Find out in the next section on how to improve security with TLS 1.2.

Reduce Your Allowed Cipher Suites with TLS 1.2

When it is possible to enforce TLS >= 1.2, it is recommended to define and limit the allowed Cipher Suites explicitly. Without trimming down the permitted Cipher Suites list, you would end up with around 37 allowed ones!

Here is your Reader's Digest version of what Cipher Suites entail:

It is a combination of algorithms that help negotiate security settings in the SSL/TLS handshake steps.

Each Cipher suite is a named combination of:

  • Key Exchange Algorithms (RSA, DH, ECDH, DHE, ECDHE, PSK)
  • Authentication/Digital Signature Algorithm (RSA, ECDSA, DSA)
  • Bulk Encryption Algorithms (AES, CHACHA20, Camellia, ARIA)
  • Message Authentication Code Algorithms (SHA-256, POLY1305)

* Plain Diffie-Hellman (DH) is deprecated in TLS 1.3, so is Elliptic Curve Diffie-Hellman (ECDH). Also, the Digital Signature Algorithm (DSA) was removed entirely.

Below is an example of a complete Cipher Suite notation.

By default, the list of allowed Cipher Suites with TLS 1.2 features around 37 different Cipher Suites, including ones that are not considered secure anymore. Side note: Time flies! TLS 1.2 has been around for about 12 years. In those 12 years, the cryptography and software development community has learned a lot about improving security moving forward.

Here is a reduced list of recommended Cipher Suites. Please note that better, more secure recommendations may be available by the time you read this article. Notice that the Cipher Suites below all use ECDHE as the Key Exchange Algorithm. This feature is called Perfect Forward Secrecy (PFS). It is a concept in TLS that ensures that even when attackers manage to gain access to the private key of a certificate, they cannot decrypt previous communication, or communication in the future, without using active man-in-the-middle attacks.


Another consideration when choosing your defined list of Cipher Suites is the compatibility with operating systems and older versions of web browsers. Still have to support Windows XP? If so, your selection will have to consider that. For more information, see the references at the bottom—especially the two hyperlinks to Mozilla's wiki and the Mozilla SSL Configuration Generator.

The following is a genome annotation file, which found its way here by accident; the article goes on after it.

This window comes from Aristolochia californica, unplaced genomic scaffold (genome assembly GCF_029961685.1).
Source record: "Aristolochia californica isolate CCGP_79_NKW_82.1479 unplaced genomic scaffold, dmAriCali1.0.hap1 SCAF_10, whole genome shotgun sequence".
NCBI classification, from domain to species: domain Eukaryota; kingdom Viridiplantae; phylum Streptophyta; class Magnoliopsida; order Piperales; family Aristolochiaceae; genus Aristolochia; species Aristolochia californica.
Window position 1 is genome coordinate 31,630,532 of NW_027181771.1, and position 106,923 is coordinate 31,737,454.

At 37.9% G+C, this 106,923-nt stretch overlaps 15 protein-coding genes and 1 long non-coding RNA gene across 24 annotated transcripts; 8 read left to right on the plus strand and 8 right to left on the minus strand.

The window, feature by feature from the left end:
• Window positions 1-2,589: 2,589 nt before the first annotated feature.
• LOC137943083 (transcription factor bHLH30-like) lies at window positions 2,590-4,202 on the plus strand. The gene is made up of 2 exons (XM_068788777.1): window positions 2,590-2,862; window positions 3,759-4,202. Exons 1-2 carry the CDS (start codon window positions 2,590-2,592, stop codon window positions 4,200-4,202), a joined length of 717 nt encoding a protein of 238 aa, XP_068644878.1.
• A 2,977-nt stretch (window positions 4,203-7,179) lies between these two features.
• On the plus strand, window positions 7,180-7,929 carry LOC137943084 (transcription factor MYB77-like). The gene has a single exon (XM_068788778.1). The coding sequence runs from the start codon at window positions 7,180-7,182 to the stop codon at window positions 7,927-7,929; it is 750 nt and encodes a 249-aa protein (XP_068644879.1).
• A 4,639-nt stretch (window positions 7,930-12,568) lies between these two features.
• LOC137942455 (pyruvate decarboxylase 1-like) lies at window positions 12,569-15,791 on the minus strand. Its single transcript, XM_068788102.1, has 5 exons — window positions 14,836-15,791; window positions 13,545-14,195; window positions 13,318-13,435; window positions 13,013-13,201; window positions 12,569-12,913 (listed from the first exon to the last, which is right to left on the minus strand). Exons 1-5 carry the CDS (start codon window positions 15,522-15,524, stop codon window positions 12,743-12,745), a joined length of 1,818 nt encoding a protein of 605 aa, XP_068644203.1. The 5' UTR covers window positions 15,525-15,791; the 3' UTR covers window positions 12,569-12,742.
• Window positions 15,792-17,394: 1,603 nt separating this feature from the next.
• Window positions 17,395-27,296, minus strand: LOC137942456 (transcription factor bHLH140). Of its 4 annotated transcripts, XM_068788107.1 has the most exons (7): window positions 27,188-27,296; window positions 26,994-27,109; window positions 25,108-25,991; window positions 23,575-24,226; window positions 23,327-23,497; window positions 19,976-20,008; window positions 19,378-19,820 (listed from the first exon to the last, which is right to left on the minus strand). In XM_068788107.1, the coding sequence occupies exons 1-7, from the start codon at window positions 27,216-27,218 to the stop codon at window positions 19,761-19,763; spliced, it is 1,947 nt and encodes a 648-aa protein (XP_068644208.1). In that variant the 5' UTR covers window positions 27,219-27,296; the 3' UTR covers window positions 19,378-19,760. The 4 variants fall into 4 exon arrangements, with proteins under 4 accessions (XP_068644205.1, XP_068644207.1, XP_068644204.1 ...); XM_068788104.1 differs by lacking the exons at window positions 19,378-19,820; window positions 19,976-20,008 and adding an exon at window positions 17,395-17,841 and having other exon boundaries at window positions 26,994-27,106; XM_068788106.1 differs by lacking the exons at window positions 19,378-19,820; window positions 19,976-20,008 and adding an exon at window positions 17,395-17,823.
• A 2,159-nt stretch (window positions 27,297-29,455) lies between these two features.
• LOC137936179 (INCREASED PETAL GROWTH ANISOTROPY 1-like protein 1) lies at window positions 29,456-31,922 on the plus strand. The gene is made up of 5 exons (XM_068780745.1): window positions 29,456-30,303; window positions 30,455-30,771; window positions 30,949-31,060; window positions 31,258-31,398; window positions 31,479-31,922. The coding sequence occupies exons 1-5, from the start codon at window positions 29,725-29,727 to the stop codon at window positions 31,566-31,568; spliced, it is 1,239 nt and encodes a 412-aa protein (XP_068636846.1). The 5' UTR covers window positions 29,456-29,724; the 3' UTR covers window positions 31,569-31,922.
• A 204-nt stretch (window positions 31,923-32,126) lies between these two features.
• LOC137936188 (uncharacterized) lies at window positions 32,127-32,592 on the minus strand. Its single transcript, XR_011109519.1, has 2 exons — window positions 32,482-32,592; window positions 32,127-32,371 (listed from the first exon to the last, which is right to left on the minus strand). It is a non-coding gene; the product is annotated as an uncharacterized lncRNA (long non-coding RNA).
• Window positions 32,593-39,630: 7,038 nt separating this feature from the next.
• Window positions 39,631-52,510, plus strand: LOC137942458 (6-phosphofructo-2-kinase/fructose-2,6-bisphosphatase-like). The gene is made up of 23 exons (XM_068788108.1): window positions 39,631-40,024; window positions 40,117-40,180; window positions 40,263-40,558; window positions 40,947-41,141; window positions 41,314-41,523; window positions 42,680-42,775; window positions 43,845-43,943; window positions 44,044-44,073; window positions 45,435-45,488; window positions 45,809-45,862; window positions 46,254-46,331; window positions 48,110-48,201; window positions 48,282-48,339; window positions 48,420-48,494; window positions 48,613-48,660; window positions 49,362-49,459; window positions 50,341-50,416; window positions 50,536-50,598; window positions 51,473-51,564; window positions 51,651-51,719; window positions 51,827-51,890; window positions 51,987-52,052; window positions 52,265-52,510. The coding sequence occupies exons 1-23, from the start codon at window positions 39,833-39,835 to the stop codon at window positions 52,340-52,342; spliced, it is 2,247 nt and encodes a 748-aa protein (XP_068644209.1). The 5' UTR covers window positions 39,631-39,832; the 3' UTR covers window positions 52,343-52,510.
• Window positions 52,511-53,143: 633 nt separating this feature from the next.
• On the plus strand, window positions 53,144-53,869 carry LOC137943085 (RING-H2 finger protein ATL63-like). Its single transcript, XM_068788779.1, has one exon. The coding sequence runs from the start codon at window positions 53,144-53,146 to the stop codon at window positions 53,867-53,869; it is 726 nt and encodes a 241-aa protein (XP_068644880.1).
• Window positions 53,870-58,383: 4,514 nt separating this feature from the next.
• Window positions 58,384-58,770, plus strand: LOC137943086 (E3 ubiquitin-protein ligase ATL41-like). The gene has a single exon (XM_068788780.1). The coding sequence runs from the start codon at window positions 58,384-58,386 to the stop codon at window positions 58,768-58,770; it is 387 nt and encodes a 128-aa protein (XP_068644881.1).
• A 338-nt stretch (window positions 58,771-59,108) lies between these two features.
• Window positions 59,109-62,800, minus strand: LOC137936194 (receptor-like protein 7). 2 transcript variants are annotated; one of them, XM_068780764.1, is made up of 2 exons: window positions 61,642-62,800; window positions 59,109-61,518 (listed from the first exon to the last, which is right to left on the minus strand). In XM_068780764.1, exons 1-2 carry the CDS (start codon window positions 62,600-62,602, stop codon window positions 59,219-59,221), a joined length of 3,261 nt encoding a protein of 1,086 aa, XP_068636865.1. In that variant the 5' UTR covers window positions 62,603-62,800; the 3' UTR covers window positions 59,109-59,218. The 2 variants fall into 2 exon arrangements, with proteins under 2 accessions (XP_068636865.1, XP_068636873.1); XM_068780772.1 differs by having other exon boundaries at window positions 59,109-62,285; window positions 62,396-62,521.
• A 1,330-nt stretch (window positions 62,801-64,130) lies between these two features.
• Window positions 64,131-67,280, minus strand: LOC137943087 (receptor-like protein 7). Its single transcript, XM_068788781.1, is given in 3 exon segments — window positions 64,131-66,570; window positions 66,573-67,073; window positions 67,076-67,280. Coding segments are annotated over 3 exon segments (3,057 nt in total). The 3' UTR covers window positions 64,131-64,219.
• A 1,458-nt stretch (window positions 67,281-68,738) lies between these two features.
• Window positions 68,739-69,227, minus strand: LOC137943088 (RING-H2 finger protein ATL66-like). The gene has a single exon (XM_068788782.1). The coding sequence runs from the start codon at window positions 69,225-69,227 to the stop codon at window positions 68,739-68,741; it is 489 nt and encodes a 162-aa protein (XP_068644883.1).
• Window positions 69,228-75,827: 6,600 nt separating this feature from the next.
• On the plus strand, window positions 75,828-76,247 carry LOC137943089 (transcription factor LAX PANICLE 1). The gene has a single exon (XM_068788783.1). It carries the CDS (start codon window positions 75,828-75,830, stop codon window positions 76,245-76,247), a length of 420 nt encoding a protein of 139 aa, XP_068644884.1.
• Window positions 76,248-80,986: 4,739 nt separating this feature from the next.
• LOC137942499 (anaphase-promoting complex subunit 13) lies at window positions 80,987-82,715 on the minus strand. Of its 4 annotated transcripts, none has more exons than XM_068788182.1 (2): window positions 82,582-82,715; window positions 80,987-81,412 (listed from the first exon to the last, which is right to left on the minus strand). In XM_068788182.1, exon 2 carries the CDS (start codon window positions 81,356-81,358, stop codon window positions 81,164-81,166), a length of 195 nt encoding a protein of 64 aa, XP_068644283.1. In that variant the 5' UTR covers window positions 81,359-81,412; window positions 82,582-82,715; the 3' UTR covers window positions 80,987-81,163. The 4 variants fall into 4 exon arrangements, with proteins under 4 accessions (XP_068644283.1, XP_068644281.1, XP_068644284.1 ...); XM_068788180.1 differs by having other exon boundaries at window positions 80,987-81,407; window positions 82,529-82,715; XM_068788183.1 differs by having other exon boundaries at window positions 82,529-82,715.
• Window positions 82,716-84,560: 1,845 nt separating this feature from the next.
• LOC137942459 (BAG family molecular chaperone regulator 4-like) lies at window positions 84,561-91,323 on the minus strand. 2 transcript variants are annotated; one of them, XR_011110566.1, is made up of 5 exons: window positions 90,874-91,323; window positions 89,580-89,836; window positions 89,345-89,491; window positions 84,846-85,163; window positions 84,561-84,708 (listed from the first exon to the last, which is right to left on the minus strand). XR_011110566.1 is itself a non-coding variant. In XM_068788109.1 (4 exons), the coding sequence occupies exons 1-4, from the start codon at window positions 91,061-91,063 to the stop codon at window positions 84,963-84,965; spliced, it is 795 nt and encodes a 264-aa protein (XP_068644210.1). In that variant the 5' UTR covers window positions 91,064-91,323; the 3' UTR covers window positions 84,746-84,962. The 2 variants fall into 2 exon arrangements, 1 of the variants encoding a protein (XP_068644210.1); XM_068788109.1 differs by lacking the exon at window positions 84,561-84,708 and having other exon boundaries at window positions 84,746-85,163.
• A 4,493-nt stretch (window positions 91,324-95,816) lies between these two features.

And what about TLS 1.3 and Cipher Suites? Continue reading the next section.

Security in TLS 1.3

The most recent TLS 1.3 standard has increased the security posture by a lot. It was proposed in August 2018. Here are some of the benefits of this standard.

TLS 1.3 eliminates:

  • SSL Compression
  • Static key exchange functions
  • Block ciphers (CBC)
  • Non-AEAD ciphers (MAC-then-Encrypt)
  • Renegotiation of encryption parameters

TLS 1.3 dropped support for older, vulnerable ciphers:

  • RC4 (Ron's Code 4 or Rivest Cipher 4, invented by RSA's Ron Rivest)
  • DSA (Digital Signature Algorithm)
  • MD5 (Message-Digest)
  • SHA1 (Secure Hash Algorithm 1)
  • Weak Elliptic Curves
  • RSA Key Exchange
  • Static Diffie-Hellman (DH, ECDH)

These lists give you an idea by how much the standard was tightened and, therefore, stricter by allowing fewer parameters and cryptographic concepts. Similarly, the Cipher Suites were revised. The RFC8446 has a dedicated section named Mandatory-to-Implement Cipher Suites. Here is an excerpt:

A TLS-compliant application MUST implement the TLS_AES_128_GCM_SHA256 [GCM] cipher suite and SHOULD implement the TLS_AES_256_GCM_SHA384 [GCM] and TLS_CHACHA20_POLY1305_SHA256 [RFC8439] cipher suites (see Appendix B.4).

Another great improvement over the older standards!

Conclusion (tl;dr)

Whenever possible, enforce TLS 1.3 and deny anything older. If that is not possible, improve your security posture with TLS 1.2 and a reduced Cipher Suite list.

//take the first step

Further Reading Material